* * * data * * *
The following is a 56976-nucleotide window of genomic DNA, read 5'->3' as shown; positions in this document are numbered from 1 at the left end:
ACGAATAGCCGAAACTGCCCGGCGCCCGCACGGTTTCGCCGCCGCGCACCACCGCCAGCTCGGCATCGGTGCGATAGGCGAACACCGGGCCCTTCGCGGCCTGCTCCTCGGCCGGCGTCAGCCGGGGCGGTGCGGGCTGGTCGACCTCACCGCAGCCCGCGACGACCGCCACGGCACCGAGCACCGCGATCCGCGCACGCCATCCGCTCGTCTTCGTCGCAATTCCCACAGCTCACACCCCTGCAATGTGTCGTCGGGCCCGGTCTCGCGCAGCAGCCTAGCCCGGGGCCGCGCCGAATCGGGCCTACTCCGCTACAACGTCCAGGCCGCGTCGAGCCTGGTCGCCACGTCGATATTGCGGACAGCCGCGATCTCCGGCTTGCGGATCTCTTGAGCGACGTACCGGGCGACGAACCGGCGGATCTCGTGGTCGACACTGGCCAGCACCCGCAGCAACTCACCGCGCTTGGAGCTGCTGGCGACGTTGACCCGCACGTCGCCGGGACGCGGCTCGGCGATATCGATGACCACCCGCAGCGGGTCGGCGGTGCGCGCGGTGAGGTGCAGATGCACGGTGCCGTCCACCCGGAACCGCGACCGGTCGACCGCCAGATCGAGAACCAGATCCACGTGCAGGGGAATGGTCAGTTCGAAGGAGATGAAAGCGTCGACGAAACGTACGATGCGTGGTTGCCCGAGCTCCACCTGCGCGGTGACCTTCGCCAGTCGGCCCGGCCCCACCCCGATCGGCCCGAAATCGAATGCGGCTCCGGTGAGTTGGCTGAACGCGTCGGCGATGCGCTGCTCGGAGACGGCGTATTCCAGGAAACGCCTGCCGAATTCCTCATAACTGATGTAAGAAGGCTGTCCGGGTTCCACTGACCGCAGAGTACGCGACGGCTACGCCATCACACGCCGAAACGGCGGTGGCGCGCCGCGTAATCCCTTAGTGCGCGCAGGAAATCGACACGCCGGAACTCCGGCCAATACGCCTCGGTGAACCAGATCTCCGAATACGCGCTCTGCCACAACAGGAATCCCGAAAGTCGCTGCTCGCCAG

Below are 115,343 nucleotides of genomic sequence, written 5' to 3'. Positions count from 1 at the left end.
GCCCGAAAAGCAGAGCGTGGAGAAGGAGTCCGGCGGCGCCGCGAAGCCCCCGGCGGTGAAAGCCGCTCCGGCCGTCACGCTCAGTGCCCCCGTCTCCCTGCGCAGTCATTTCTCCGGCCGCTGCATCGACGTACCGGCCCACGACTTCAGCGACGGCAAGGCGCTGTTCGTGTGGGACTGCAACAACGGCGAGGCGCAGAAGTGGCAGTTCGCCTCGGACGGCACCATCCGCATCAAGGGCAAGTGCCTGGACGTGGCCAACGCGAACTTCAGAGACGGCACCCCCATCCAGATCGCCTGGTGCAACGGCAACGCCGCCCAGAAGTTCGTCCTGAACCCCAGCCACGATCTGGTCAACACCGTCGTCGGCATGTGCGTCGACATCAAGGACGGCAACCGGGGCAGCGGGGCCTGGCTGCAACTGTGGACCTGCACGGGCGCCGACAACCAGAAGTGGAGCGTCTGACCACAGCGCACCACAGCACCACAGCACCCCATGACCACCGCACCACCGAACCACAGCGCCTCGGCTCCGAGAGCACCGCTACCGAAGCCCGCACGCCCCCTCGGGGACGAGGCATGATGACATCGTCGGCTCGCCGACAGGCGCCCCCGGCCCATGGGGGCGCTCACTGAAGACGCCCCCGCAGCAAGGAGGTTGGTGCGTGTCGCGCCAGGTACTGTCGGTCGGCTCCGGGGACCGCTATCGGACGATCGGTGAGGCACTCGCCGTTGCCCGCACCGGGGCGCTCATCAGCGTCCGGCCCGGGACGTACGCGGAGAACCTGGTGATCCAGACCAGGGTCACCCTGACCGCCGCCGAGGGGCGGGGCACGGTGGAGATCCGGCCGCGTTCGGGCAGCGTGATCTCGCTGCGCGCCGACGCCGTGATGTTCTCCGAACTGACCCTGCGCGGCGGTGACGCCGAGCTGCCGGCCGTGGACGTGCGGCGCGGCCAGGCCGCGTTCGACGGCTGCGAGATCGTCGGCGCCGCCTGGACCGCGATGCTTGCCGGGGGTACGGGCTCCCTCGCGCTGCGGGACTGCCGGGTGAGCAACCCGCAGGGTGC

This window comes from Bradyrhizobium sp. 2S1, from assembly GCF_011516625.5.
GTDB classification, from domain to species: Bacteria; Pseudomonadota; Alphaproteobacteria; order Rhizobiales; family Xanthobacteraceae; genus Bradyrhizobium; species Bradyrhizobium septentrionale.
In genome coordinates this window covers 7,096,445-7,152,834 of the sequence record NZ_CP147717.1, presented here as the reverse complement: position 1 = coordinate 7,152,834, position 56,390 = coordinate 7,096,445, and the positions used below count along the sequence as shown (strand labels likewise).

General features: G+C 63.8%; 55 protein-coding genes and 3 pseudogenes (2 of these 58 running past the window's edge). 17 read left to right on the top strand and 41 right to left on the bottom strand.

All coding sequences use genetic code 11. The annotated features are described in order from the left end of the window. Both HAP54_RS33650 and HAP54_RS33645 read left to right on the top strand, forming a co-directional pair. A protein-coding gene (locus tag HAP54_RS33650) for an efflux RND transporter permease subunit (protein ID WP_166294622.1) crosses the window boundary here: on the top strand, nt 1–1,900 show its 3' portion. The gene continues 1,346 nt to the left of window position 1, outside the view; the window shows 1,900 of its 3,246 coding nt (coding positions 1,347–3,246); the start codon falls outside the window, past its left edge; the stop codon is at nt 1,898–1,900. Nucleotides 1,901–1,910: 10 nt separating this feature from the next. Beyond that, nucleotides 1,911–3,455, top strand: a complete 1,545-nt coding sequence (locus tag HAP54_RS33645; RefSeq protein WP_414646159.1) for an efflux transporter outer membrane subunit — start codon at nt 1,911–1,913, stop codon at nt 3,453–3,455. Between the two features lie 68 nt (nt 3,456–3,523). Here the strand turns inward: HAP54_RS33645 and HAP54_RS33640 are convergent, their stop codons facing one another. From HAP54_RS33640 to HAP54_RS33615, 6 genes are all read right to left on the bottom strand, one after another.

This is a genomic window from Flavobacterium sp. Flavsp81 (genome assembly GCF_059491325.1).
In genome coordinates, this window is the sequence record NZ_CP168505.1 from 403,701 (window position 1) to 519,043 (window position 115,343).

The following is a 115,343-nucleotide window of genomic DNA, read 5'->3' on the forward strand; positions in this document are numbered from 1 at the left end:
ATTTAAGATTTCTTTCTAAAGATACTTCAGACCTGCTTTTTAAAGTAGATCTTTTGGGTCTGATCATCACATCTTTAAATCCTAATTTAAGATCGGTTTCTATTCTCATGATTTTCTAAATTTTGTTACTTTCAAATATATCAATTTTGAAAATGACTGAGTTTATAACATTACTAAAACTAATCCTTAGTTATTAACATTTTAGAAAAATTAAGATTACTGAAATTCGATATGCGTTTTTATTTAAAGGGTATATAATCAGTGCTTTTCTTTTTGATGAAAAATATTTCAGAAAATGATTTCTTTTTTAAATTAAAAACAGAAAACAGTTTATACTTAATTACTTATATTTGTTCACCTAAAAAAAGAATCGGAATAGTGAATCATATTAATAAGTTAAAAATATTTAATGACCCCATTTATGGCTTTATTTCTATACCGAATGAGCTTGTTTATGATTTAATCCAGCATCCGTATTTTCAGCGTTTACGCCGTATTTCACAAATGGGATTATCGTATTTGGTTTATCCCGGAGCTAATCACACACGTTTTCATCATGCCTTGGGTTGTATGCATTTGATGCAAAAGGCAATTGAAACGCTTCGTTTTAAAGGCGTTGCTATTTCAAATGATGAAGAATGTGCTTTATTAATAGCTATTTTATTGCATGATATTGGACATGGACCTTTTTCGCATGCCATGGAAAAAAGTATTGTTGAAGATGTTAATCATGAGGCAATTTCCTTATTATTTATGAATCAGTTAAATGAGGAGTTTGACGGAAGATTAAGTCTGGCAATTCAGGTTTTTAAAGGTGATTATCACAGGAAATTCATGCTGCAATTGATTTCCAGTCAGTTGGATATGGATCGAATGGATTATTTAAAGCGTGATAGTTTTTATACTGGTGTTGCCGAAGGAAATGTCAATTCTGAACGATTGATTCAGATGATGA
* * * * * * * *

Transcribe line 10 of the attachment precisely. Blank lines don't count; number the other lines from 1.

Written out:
This is a genomic window from Flavobacterium sp. Flavsp81 (genome assembly GCF_059491325.1).